Rain dampens the first car-free Sunday, but residents enjoy playing in the streets. Two more are planned at Rainier Avenue South and Alki Avenue Southwest.
Heavy rains turned the first of Mayor Greg Nickels’ planned car-free Sundays into a nearly people-free afternoon.
Supporters hoped this trial closure of a quiet five blocks east of Volunteer Park on Capitol Hill would prove a successful introduction to what’s likely to be the more challenging street closures of Rainier Avenue South and Alki Avenue Southwest on the following two Sundays.
Residents and visitors along 14th Avenue East had mostly praise for the idea of opening the street to bicyclists, pedestrians and kids on training wheels and roller blades. They said Seattle is joining many cities around the country and the world, including Portland, San Francisco and New York City, in dedicating some public thoroughfares to people for a day.
“It’s about enjoying the neighborhood and playing without cars,” said Margaret Kramer, who arrived at the 14th Avenue barricades on foot while her two sons rollerbladed down the middle of the street.
- Seahawks' Marshawn Lynch announces retirement in his own, unique fashion
- Black Sabbath calls it a night at the Tacoma Dome — for good
- Seattle’s brash king of pot raking in cash and raising hackles at Uncle Ike’s
- Costco delays credit-card switch
- Marshawn Lynch leaves behind a legacy like no other with Seahawks
Most Read Stories
But at least one resident expressed frustration at the inconvenience and cost — about $45,000 for permitting, barricades and police for all three Sunday street closures, according to the Seattle Department of Transportation (SDOT).
“I think it’s a total and complete waste of money,” said the young woman, who would give only her first name, Geri.
She echoed some of the intense criticism that’s been directed at Nickels on local talk radio and in neighborhood blogs since he announced the experimental closures in late July by telling residents to give their cars a vacation and “just chill.”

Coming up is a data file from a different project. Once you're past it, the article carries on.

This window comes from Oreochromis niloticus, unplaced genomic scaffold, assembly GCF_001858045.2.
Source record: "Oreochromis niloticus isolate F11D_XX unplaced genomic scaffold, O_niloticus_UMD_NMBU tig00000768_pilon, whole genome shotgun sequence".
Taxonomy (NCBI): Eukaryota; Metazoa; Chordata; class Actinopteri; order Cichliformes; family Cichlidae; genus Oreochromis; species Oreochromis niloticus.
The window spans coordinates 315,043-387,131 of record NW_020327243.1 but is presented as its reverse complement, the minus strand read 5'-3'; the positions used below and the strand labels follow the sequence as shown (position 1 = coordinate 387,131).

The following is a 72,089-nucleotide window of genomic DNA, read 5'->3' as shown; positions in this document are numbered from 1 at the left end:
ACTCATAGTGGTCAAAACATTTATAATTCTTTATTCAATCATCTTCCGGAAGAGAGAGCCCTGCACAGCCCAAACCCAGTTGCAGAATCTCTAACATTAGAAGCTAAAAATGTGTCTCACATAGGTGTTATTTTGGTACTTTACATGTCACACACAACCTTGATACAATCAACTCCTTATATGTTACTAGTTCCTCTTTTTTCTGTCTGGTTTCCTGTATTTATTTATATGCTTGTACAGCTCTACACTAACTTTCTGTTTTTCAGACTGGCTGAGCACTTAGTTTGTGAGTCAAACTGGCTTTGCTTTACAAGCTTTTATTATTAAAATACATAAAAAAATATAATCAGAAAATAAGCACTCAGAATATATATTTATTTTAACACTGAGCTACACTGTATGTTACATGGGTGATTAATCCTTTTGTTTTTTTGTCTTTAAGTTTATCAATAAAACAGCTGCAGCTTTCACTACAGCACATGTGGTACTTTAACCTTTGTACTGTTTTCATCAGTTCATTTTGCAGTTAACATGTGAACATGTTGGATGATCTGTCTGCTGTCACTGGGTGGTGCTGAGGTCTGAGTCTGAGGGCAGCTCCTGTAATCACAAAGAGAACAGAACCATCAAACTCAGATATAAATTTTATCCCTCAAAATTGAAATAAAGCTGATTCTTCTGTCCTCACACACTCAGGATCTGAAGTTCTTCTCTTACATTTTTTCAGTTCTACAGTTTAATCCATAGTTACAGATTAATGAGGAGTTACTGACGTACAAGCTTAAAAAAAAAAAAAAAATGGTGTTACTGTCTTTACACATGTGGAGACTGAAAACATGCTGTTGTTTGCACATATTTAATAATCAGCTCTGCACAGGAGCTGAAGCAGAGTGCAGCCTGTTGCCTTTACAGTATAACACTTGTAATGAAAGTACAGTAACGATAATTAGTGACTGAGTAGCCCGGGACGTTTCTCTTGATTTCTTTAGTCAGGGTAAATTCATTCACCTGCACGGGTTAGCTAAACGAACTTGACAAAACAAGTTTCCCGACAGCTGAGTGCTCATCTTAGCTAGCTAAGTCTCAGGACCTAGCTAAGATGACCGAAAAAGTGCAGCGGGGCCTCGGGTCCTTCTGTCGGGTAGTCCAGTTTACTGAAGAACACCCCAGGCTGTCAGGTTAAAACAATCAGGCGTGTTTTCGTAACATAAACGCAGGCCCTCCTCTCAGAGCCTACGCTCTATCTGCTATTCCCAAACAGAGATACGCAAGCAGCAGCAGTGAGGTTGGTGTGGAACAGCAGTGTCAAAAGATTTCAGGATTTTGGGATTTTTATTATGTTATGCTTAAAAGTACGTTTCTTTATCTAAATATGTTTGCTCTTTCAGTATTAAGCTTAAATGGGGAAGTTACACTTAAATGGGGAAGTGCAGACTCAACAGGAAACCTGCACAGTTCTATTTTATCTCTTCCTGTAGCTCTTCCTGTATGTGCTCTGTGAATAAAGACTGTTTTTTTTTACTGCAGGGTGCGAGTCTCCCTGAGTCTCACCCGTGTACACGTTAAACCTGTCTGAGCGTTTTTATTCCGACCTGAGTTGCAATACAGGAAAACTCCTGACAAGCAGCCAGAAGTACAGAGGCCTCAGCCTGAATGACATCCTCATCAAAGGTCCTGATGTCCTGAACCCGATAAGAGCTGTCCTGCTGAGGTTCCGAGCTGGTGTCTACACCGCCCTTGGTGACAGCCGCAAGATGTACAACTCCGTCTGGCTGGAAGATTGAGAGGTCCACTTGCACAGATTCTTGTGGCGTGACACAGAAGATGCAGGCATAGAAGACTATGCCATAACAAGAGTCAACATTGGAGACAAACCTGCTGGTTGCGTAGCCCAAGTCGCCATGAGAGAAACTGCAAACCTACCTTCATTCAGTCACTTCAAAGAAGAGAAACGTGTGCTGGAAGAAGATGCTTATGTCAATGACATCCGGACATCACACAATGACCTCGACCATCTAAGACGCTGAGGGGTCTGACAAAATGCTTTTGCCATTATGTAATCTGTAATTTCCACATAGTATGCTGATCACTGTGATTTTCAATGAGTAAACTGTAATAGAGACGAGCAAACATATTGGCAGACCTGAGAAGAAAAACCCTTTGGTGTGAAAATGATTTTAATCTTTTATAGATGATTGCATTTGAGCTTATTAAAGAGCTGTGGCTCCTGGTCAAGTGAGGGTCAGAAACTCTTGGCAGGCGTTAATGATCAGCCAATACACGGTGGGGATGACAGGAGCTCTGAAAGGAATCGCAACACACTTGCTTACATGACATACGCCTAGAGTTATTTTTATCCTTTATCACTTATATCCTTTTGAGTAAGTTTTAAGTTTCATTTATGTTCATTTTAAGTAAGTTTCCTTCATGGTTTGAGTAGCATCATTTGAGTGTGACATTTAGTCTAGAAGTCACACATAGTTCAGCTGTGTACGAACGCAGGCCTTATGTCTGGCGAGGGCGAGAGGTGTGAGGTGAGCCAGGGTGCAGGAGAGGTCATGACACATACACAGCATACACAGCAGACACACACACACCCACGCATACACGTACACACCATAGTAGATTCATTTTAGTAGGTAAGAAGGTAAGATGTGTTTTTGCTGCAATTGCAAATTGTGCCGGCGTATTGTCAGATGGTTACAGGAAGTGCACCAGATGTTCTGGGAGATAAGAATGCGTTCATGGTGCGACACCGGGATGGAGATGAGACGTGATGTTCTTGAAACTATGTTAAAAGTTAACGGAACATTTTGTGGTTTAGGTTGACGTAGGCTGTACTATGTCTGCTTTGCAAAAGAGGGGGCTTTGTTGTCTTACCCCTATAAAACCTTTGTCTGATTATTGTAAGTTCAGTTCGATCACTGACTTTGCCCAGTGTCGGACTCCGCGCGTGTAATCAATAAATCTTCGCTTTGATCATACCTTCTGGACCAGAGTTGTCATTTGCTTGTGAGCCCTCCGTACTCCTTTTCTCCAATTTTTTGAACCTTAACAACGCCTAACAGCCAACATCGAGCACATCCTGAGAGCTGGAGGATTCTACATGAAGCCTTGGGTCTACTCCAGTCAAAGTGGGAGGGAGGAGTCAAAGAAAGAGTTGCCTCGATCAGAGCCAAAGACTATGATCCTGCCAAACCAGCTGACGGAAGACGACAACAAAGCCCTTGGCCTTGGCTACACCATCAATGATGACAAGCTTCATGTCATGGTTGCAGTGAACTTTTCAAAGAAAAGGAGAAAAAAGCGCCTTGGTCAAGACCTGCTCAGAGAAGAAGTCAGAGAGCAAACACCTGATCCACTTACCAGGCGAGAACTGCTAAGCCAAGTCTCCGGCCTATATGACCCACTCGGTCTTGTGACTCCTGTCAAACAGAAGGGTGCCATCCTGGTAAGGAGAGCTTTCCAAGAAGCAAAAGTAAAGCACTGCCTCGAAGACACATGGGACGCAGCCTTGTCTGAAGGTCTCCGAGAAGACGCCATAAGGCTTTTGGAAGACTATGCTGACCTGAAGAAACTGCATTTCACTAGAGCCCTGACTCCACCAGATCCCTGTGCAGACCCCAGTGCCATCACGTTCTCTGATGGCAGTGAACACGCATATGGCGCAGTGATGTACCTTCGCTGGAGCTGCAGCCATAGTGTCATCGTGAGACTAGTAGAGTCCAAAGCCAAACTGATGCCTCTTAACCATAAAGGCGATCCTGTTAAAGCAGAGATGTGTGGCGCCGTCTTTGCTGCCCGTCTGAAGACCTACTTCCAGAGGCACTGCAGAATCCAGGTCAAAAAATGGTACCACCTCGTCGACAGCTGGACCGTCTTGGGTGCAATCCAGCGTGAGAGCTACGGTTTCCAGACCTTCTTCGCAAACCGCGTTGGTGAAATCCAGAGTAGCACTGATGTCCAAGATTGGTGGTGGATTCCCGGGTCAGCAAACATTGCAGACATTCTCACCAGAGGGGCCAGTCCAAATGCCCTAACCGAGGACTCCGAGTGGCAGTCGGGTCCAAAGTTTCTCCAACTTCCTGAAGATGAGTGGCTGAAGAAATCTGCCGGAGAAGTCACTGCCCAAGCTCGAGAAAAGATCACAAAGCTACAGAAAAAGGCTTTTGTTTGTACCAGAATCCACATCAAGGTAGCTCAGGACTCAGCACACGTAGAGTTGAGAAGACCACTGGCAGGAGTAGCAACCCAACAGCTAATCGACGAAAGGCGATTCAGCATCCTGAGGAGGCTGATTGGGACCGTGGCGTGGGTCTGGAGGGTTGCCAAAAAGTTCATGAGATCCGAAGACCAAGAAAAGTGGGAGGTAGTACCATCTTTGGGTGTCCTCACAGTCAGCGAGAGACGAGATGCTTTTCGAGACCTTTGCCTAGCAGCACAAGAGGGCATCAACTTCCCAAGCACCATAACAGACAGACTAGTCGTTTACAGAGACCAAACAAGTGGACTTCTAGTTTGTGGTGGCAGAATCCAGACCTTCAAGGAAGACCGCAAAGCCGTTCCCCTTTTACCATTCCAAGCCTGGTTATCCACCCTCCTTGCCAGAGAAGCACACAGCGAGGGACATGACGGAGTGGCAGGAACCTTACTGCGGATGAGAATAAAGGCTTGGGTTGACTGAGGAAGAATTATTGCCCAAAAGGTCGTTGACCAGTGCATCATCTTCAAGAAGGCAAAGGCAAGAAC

Some have complained that the enforced street closures, like the 20-cent fee for grocery bags effective in January, is turning Seattle into a “Nanny City” where residents are told what’s good for them. Geri, who lives on 14th Avenue East, said, “I reuse my shopping bags. I don’t have a car. I don’t like being told what to do.”
She took the mayor up on the suggestion that people create chalk art on the closed streets by scrawling in the middle of 14th: Earth 0, Nickels 1.
A day that was supposed to make people feel good about being on the street started out harshly for some. Twenty-seven cars were ticketed for not observing the street-closure notices, and 20 were towed, according to SDOT.
The street, 14th Avenue East, was chosen because the date coincided with a Seattle Peace Concert in the park. With Sunday’s rain, however, the musicians played to a largely empty green.
Some apartment residents invited friends over for breakfast and then sat on the stoop as tow trucks hauled away the oblivious. One man raced out in jockey shorts to save his car from the impound lot; a woman in a nightie did the same.
Still, the apartment visitors said they hoped Seattle would expand the trial run.
“I think it’s a cool idea,” said Angela Wittman. “It’s about community building. It gets people out on the streets.”
Louisa Malatos was another enthusiastic participant. She stood out of the rain in an apartment entryway while her son Turner, 11, got pointers on bike safety and helmet adjustment from the Cascade Bicycle Club.
“I’m really glad they’re doing this,” she said. “There aren’t safe places in the city for kids to learn to ride a bike.”
Chris Cameron, commute director for the bicycle club, participated earlier this year in the Portland “Sunday Parkways” event, which links four city parks to six miles of street closures and attracts thousands of people.
As he stood under the club’s dripping tent Sunday, alongside a nearly empty 14th Avenue, he still found reason for optimism.
“This is a great start. We applaud the city for doing this.”
Lynn Thompson: 206-464-8305 or email@example.com